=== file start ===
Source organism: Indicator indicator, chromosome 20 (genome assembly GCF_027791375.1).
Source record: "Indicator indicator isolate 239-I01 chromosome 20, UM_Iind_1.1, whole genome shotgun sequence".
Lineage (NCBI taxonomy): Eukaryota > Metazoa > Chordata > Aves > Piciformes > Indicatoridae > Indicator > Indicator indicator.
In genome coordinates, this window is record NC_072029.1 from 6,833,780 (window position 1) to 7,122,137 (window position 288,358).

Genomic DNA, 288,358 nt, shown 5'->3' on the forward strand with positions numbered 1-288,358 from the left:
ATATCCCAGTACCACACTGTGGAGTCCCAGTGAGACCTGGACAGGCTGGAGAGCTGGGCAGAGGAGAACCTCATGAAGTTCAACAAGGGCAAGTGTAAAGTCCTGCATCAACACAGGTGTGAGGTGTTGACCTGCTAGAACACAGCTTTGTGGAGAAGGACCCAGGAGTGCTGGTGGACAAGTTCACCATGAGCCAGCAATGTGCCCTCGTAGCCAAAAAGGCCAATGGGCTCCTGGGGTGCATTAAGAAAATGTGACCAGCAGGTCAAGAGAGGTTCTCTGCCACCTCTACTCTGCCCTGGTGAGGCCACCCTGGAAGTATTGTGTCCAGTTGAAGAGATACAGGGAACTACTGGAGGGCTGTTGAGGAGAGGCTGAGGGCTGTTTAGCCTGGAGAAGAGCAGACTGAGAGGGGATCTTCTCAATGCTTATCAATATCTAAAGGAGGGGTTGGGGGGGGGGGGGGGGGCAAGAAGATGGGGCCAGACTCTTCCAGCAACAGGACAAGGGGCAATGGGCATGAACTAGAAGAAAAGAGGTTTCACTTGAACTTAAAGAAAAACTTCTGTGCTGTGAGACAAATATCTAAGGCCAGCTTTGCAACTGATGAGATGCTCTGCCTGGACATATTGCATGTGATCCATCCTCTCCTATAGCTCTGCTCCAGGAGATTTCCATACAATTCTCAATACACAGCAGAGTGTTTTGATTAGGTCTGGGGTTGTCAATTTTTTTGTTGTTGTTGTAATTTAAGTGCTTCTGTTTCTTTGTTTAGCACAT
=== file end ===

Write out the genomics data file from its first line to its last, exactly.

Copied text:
Source organism: Indicator indicator, chromosome 20 (genome assembly GCF_027791375.1).
Source record: "Indicator indicator isolate 239-I01 chromosome 20, UM_Iind_1.1, whole genome shotgun sequence".
Lineage (NCBI taxonomy): Eukaryota > Metazoa > Chordata > Aves > Piciformes > Indicatoridae > Indicator > Indicator indicator.
In genome coordinates, this window is record NC_072029.1 from 6,833,780 (window position 1) to 7,122,137 (window position 288,358).

Genomic DNA, 288,358 nt, shown 5'->3' on the forward strand with positions numbered 1-288,358 from the left:
ATATCCCAGTACCACACTGTGGAGTCCCAGTGAGACCTGGACAGGCTGGAGAGCTGGGCAGAGGAGAACCTCATGAAGTTCAACAAGGGCAAGTGTAAAGTCCTGCATCAACACAGGTGTGAGGTGTTGACCTGCTAGAACACAGCTTTGTGGAGAAGGACCCAGGAGTGCTGGTGGACAAGTTCACCATGAGCCAGCAATGTGCCCTCGTAGCCAAAAAGGCCAATGGGCTCCTGGGGTGCATTAAGAAAATGTGACCAGCAGGTCAAGAGAGGTTCTCTGCCACCTCTACTCTGCCCTGGTGAGGCCACCCTGGAAGTATTGTGTCCAGTTGAAGAGATACAGGGAACTACTGGAGGGCTGTTGAGGAGAGGCTGAGGGCTGTTTAGCCTGGAGAAGAGCAGACTGAGAGGGGATCTTCTCAATGCTTATCAATATCTAAAGGAGGGGTTGGGGGGGGGGGGGGGGGCAAGAAGATGGGGCCAGACTCTTCCAGCAACAGGACAAGGGGCAATGGGCATGAACTAGAAGAAAAGAGGTTTCACTTGAACTTAAAGAAAAACTTCTGTGCTGTGAGACAAATATCTAAGGCCAGCTTTGCAACTGATGAGATGCTCTGCCTGGACATATTGCATGTGATCCATCCTCTCCTATAGCTCTGCTCCAGGAGATTTCCATACAATTCTCAATACACAGCAGAGTGTTTTGATTAGGTCTGGGGTTGTCAATTTTTTTGTTGTTGTTGTAATTTAAGTGCTTCTGTTTCTTTGTTTAGCACAT